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As a new parent, each and every day holds an exciting (albeit usually exhausting) experience. From the first time your baby clasps onto your finger, to their very first Christmas, each day adds to the wonder of being a mom or dad. With all the ups and downs of being a new parent, how can you plan a holiday season that is memorable, yet runs as smoothly as possible?

Here are some tips from real moms who have been where you are now.

Planning Your First Holiday As A Parent
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1. Intimate vs traditional

As a new parent, you may feel pressure to go to several Christmas get togethers with family and show off the new baby. For some people this is no big deal but for many it can be a bit overwhelming, especially if the celebrations are all day long or involve travel.

It’s well within your rights to want to spend your first holidays as a new family alone. Many new families make this decision, but is it the right one for you and your family? If you plan to go this route, be prepared to explain to the grandparents why you’re choosing to exclude them from your holiday plans this year.

Also keep in mind that this holiday is special for others in your family, too. It’s not just about you and your feelings. If you’re planning to spend a holiday alone with your new family, consider spending a few days before the actual holiday with both sets of grandparents to satisfy their wishes. And remember, life is never guaranteed. Everyone may be here for Christmas this year, but you never know if any of us are guaranteed to be here next year. May sound harsh – but it’s true. If you don’t go to Christmas this year and a loved one passes away next year, will you harbor that guilt for the rest of your life? Something to consider.

2. Religious differences

Even if you’re already married, cultural and religious differences can often come into play for the very first time when the baby’s first holiday is near. If you and your spouse are clearly on the same page, this is much easier. However, if you believe differently, have a sit-down conversation about what compromises you’re both willing to make.

If you’re aware that your family and spouse’s family have differences in cultural and religious beliefs, consider incorporating both traditions into the holiday as much as you can and maybe even make some new traditions along the way.

3. Banish guilt

You are now a parent. And, as a parent, you make the decisions as to what is considered best for your child. That means once you make a decision, relinquish any guilt from that decision.

Maybe you decided to cut down on the amount of time you spend at your Christmas gatherings, or maybe you’re doing something different altogether or spending the holidays alone with just your little family. Maybe you’ve opted into gift cards for everyone instead of presents. Or you’ve decided instead of spending time cooking something you’re just going to bring rolls or pre-cut veggies to the family gathering. And all of this is totally up to you. Do what feels right to you for your new family.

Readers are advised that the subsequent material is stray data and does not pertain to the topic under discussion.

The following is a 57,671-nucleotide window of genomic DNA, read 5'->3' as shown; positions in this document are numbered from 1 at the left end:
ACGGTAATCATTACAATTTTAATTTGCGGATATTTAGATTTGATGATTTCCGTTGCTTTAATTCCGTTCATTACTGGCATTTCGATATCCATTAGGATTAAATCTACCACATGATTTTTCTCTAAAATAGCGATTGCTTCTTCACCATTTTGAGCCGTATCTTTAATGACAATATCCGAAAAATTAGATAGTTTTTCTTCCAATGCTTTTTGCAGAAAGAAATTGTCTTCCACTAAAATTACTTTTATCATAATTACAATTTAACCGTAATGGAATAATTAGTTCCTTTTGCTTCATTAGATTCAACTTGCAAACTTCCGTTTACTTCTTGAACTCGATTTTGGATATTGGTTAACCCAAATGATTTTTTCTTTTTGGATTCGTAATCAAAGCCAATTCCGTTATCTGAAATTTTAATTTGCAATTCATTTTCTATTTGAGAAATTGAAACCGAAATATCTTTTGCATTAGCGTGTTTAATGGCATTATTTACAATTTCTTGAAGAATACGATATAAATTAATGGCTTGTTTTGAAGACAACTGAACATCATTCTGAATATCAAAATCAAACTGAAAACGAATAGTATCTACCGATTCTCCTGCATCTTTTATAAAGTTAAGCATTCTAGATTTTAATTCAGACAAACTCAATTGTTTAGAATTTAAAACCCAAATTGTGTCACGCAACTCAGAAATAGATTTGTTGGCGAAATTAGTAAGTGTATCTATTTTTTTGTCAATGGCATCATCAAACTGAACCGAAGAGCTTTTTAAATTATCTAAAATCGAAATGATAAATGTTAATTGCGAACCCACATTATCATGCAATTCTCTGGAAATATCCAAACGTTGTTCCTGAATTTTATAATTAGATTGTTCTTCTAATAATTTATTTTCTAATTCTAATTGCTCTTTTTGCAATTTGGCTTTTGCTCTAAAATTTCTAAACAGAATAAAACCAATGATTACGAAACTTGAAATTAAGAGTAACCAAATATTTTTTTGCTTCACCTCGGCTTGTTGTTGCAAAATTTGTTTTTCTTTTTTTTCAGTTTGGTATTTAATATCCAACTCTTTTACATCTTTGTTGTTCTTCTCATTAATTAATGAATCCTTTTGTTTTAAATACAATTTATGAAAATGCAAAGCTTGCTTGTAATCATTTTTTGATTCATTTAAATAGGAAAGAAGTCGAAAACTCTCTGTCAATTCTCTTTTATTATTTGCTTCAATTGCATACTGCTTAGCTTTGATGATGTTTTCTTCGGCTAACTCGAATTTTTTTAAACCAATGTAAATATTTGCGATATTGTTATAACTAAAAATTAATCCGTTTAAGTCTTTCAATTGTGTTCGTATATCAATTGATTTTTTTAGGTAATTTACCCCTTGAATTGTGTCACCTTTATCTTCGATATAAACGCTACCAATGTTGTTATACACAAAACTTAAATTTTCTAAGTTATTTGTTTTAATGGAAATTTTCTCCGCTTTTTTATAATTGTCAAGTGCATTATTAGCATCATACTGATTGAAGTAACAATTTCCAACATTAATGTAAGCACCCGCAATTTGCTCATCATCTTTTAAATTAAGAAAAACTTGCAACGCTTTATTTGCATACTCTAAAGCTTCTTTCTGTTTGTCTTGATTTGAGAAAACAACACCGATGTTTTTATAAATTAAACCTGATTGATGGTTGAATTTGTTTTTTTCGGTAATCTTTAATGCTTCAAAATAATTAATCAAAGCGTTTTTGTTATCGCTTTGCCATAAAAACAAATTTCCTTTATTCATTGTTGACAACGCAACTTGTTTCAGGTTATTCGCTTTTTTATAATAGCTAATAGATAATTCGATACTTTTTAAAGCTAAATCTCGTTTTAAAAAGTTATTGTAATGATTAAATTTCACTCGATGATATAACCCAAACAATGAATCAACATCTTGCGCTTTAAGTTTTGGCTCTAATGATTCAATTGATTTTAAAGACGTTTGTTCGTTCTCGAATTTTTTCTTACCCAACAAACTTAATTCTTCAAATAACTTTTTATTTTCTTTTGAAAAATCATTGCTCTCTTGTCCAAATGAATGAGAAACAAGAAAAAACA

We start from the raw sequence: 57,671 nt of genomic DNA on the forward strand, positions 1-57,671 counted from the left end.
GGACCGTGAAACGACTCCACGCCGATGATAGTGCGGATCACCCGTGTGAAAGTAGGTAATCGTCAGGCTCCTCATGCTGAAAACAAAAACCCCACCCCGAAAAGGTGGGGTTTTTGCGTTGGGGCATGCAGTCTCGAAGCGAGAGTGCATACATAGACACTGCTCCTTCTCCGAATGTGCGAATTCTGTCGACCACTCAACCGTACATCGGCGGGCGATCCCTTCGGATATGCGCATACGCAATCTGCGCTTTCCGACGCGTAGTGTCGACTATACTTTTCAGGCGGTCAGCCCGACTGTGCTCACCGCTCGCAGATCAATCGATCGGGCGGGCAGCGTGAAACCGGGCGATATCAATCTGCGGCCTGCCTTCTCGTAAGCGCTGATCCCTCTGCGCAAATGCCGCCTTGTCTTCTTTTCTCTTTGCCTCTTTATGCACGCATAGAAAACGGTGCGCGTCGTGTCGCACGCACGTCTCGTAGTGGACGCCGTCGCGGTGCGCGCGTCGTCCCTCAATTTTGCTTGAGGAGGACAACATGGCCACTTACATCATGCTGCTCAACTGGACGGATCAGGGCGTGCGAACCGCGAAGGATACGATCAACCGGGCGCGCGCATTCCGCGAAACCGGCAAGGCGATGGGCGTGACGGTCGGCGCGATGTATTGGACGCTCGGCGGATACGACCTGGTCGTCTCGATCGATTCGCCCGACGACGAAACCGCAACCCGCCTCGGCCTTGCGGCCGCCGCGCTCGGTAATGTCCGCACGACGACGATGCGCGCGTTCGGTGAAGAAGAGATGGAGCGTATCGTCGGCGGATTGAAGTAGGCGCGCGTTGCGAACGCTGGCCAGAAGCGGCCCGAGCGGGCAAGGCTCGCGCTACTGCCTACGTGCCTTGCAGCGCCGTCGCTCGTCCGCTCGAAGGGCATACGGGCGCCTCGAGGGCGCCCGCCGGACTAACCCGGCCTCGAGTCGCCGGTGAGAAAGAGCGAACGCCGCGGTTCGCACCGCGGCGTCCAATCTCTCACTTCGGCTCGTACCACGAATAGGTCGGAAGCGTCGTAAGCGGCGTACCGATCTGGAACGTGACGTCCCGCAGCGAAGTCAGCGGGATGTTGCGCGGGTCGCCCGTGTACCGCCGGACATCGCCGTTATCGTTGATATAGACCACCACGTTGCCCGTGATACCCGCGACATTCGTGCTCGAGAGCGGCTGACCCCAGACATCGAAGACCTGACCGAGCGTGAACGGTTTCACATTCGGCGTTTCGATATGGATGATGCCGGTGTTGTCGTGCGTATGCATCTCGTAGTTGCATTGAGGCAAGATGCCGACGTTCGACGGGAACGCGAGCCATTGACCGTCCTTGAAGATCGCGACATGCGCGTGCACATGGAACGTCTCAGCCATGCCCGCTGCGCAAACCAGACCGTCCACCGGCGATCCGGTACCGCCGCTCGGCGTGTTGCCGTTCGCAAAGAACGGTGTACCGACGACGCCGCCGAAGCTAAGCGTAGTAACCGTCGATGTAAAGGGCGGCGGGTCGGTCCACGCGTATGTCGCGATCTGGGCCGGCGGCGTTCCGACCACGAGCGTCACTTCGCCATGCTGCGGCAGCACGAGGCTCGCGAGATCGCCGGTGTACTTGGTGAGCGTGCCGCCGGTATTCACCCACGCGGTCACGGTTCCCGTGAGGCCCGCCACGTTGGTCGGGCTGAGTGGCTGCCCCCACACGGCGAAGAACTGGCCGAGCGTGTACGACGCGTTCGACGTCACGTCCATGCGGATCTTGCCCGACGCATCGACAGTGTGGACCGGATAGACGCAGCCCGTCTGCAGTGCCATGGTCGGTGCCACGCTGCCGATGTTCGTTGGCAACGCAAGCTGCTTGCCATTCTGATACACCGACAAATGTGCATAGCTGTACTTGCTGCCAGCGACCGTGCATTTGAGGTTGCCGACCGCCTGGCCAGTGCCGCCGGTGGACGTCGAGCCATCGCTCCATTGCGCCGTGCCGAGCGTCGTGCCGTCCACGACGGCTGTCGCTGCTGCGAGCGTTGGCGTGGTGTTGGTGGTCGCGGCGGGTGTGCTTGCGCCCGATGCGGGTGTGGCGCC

If people are truly upset that you are marching to your own drum, it may just be something they need to deal with and not you. As long as you’re being respectful and not intentionally hurting anyone with your actions you’re totally fine and we encourage you to continue to keep your focus on the bigger picture.

Remember that every member of your family that has children has dealt with family guilt when they attempt to start their own holiday traditions. Ask others for advice. You’ll ease your guilt and gain support at the same time.

4. Relieve the stress

Your new baby is too young to care whether you hung the garland correctly, burned the ham, or forgot the Christmas lights. Stop stressing over the small details and just enjoy your first holiday as a parent.

Many new parents feel as if they must do everything themselves in order to appear put together. But you’ll enjoy your holiday more if you ask for help!

Chances are that your parents needed the help of their parents in your early childhood. And they may just be waiting for you to ask them for help so they can blissfully step in.

5. Keep Up Your Positivity

This is a new era in your life. Becoming a mom isn’t just biological it’s also psychological. You’re now the matriarch of your little family and while it can be fun and exhilarating, it can also be exhausting and emotional.

To keep your positivity in check you may want to consider plugging into God every day. Are you struggling as a new mom just to even find quiet time for God? You’re not alone mama! We invite you to read our article Finding Time for God While Raising Your Babies.

You may also want to consider reading these 42 Positive Affirmations for Mom and even print them out and keep them near you.

Clearly, your first holiday season as a parent is important.

But if it’s laden with stress, it’s also important to take a step back, analyze the situation, and tame the source of your stress. This is a time for joy, love, and family. And, most importantly, it’s a time for snuggling with your little peanut!

Enjoy this holiday season as a new parent. After all, you only get to experience this once in a lifetime.

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